Curating New Media Art: Curatorial Practice and Creative Industries

Submitting Institution

University of Sunderland

Unit of Assessment

Art and Design: History, Practice and Theory

Summary Impact Type


Research Subject Area(s)

Studies In Creative Arts and Writing: Art Theory and Criticism, Film, Television and Digital Media
Language, Communication and Culture: Cultural Studies

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Summary of the impact

The case study articulates the impact of Curatorial Resource for Upstart Media Bliss (CRUMB) research and professional resources upon the practice and policy of regional and international arts organisations, including benefits to curators, audiences, and economic impact upon artists. This study focuses on the impact on one international organisation, Eyebeam in New York, and one regional organisation, AV Festival and its host, the related Tyneside Cinema, Newcastle upon Tyne.

Underpinning research

Researchers in CRUMB, are concerned with curating new media art, which is important for arts organisations from Tate to artist-run online galleries. Because this art might be non-object-based, online, interactive, live, or involving generative software, the research rethinks methods of curating which match the particular `behaviours' of new media art to the appropriate types of exhibition and distribution.

Beryl Graham, employed by the University as a part-time researcher from 1993, became a full time (1997), Senior Research Fellow and then Professor. In 2000 Sarah Cook joined Curatorial Resource for Upstart Media Bliss (CRUMB) as funded PhD, and from 2004 was full time as Research Fellow, then Reader, until 2013.

In 1996-97, Graham curated Serious Games for Barbican Art Gallery, London and Laing Art Gallery, Newcastle, one of the first exhibitions to integrate new media in contemporary art contexts. CRUMB (2000) established with an AHRC Small Grant, Leverhulme and Arts Council England (ACE). Curator Christiane Paul (Whitney, New York), developed a case study of Serious Games for her book on curating 12 years later (Graham 2008). From 2000 (2007-10 as Postdoctoral Fellow), Sarah Cook researched with BALTIC Centre for Contemporary Art (Gateshead), introducing new media art for the first time, finding that residencies and exhibiting could be productively integrated, and all material and immaterial spaces of the institution, could be used for exhibiting new media art (BALTIC 2001-8).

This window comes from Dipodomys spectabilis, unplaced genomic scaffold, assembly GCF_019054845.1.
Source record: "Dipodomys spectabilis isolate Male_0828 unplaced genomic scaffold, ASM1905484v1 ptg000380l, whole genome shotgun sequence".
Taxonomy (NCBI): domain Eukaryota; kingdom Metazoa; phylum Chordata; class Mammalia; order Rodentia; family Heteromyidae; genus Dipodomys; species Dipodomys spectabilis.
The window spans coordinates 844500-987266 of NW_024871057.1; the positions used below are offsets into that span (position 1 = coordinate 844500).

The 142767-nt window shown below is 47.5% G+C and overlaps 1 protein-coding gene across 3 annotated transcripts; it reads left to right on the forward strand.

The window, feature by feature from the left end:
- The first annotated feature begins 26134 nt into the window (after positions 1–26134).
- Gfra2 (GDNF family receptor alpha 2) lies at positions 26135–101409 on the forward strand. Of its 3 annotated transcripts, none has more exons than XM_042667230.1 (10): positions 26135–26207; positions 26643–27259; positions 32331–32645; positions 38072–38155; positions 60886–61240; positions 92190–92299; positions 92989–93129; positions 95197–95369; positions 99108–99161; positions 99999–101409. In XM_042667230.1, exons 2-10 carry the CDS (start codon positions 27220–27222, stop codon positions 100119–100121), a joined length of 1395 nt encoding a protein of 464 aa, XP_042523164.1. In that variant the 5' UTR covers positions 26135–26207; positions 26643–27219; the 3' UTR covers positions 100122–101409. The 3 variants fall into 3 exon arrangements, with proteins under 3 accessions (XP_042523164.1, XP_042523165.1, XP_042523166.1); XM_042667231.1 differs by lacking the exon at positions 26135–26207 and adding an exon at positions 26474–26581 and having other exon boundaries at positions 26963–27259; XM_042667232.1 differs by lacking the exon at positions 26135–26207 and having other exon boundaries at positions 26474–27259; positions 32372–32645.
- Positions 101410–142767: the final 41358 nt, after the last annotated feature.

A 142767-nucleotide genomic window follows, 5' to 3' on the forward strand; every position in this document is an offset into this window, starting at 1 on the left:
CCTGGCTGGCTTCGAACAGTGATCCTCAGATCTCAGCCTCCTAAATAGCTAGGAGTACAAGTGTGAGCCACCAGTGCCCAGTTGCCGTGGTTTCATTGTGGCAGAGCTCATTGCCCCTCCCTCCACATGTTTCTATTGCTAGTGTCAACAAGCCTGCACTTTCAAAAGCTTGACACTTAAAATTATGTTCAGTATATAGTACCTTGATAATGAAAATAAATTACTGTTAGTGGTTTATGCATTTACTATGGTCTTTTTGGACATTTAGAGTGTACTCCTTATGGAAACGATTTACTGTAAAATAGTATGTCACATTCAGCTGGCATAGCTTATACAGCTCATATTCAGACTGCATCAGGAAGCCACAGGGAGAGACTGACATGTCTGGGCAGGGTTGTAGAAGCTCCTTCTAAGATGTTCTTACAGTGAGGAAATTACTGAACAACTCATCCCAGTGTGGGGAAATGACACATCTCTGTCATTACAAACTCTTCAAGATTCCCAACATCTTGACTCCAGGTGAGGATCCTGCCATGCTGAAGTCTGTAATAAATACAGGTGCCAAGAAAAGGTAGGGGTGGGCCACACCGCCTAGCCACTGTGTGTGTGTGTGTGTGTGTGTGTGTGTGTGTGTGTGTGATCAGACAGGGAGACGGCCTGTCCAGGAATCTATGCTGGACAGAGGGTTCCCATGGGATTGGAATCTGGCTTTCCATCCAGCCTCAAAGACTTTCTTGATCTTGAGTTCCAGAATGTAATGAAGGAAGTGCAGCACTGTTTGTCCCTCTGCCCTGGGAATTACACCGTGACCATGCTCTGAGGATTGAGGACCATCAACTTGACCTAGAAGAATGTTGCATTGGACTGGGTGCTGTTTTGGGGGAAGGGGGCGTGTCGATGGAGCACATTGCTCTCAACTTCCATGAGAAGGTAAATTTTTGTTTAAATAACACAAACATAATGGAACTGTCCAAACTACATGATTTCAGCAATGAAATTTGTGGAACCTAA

The development of the discourse of curating new media art is a dialogue between professional curators and researchers: The CRUMB online discussion list (est. 2000) has over 1,300 international subscribers. The CRUMB website (around 300 visits per day) includes dialogues with leading international curators, for example Matthew Higgs and Liane Davison, to reveal respectively findings on models of professional practice for integrating new and old media in a contemporary art gallery in New York, and production and exhibition integration via small-scale residencies and exhibiting in a Canadian arts centre (CRUMB 2000: Cook, Graham, Gfader and Lapp 2010).

The CRUMB emphasis on professional development events, workshops and masterclasses is a means of disseminating findings and of developing the research with other arts professionals, which feeds forward. These are attended by artists as well as early and late career curators, including the events: Curatorial Masterclass: Open Source Curating, 2009, at Eyebeam in New York; Distribution and Dissemination After New Media, 2012, in Newcastle, as part of AV festival (CRUMB 2000-).